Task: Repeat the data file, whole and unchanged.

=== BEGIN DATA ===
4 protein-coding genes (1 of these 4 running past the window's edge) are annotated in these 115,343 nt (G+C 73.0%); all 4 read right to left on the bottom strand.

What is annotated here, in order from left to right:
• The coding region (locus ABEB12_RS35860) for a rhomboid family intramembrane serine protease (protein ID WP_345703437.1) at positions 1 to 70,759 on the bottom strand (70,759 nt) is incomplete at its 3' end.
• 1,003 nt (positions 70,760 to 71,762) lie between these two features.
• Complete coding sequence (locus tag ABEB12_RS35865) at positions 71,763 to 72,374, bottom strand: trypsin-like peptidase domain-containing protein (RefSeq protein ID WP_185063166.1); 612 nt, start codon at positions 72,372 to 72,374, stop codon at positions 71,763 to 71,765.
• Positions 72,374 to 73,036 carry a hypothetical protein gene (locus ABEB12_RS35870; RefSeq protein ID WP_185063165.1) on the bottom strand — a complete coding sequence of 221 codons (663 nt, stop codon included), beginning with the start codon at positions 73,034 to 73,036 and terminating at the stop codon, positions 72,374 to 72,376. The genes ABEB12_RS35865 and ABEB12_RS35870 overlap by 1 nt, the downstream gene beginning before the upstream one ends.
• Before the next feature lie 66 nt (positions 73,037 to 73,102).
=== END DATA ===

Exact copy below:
4 protein-coding genes (1 of these 4 running past the window's edge) are annotated in these 115,343 nt (G+C 73.0%); all 4 read right to left on the bottom strand.

What is annotated here, in order from left to right:
• The coding region (locus ABEB12_RS35860) for a rhomboid family intramembrane serine protease (protein ID WP_345703437.1) at positions 1 to 70,759 on the bottom strand (70,759 nt) is incomplete at its 3' end.
• 1,003 nt (positions 70,760 to 71,762) lie between these two features.
• Complete coding sequence (locus tag ABEB12_RS35865) at positions 71,763 to 72,374, bottom strand: trypsin-like peptidase domain-containing protein (RefSeq protein ID WP_185063166.1); 612 nt, start codon at positions 72,372 to 72,374, stop codon at positions 71,763 to 71,765.
• Positions 72,374 to 73,036 carry a hypothetical protein gene (locus ABEB12_RS35870; RefSeq protein ID WP_185063165.1) on the bottom strand — a complete coding sequence of 221 codons (663 nt, stop codon included), beginning with the start codon at positions 73,034 to 73,036 and terminating at the stop codon, positions 72,374 to 72,376. The genes ABEB12_RS35865 and ABEB12_RS35870 overlap by 1 nt, the downstream gene beginning before the upstream one ends.
• Before the next feature lie 66 nt (positions 73,037 to 73,102).